The 300 amp model is fully fed at 200 amps. The 500 amp machines are fully fed IN BALANCED CONDITION at 200 amps. I have a very imperfect understanding of the term in CAPS but UNBALANCED has to do with a setting that can be made to favor either the positive or negative side of the alternating cycle in order to favor penetration or "cleaning". In the UNBALANCED condition the machines require 300 amps. That's why my plans center around the smaller machine.

    However, provided I don't burn the house down, any of these machines do marvelous and useful welding tricks at output amperages down to 25 amps. At those amperages they are drawing far less current than my available 200 amps. That's why, provided I make a safe installation, and don't inadvertently crank a knob too high, I should be okay. However, "okay" is far less than "optimal". And that's why I was requesting some guidance.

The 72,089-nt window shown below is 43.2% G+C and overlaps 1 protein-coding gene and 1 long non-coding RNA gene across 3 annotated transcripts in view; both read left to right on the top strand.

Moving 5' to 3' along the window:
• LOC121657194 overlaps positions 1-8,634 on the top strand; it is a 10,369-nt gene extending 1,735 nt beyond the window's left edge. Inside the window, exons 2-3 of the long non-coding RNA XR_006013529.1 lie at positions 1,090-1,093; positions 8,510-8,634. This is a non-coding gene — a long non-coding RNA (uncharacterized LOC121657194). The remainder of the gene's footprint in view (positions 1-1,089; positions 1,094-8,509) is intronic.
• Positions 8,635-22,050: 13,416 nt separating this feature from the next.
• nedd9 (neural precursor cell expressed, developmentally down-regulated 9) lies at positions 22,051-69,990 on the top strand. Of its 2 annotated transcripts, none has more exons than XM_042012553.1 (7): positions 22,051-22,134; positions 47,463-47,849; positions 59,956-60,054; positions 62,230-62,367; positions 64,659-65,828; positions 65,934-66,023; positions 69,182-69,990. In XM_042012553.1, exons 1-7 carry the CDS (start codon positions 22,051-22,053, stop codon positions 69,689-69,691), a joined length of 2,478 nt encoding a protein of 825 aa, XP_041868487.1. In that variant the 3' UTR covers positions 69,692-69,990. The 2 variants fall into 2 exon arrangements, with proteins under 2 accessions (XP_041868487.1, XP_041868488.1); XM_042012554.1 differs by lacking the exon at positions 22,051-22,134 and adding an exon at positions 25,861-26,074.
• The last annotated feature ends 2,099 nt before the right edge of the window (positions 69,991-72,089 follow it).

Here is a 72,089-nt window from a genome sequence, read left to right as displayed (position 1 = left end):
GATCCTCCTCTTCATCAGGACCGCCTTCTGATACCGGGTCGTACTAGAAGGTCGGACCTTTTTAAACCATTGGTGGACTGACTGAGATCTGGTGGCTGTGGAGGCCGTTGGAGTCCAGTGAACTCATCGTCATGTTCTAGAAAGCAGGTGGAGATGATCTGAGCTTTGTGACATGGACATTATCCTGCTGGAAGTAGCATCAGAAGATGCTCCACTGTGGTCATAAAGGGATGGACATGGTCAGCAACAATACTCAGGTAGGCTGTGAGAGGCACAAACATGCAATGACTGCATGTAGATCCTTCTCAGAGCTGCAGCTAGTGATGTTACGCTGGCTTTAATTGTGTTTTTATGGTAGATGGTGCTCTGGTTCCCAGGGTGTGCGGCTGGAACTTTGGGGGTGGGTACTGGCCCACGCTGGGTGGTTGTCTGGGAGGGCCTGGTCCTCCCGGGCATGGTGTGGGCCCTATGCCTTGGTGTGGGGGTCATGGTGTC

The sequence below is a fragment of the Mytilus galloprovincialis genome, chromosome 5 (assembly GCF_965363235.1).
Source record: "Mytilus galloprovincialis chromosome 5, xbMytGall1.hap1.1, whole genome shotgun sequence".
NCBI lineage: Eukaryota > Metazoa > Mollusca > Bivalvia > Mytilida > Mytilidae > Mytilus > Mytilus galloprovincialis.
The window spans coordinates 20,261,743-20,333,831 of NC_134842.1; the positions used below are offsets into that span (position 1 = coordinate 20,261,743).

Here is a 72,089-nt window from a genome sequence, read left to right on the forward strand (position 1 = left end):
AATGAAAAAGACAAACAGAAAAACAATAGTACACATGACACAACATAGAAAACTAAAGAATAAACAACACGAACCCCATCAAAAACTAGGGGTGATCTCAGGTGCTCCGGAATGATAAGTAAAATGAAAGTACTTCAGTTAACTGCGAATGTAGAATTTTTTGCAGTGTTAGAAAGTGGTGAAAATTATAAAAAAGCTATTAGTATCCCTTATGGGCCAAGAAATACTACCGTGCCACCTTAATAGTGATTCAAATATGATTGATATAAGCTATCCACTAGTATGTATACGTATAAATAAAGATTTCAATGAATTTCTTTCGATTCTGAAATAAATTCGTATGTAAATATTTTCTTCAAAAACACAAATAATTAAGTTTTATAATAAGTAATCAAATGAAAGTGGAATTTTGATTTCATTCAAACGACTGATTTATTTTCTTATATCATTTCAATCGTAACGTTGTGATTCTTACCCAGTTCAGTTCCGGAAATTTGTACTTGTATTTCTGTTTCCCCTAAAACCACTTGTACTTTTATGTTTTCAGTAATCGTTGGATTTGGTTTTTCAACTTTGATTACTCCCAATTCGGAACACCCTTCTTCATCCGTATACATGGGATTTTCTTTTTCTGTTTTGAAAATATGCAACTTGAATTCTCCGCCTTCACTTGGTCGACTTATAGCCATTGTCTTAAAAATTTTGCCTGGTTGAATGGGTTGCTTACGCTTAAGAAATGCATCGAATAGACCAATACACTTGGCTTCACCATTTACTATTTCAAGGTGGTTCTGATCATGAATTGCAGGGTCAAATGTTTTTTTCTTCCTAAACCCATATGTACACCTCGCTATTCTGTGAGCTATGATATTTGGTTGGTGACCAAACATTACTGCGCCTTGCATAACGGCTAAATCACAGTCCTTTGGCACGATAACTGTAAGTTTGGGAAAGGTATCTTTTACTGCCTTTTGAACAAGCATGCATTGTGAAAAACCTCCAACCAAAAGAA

The current service to the house IS the upgraded service. 200 amps is as good as they will give for residential, which is what we were when I upgraded the service more than 5 years ago. The old service has been completely disconnected and isolated. I may tie in to the old service when I'm finished with the machine installations - or perhaps not.

    VT

  4. #4
    Rob F. is online now Stainless
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    Vern, can you use a 200amp pass through- the type that plugs into a breaker slot and are dirt cheap, and wire it to a fused disconnect with 200 amp fuses?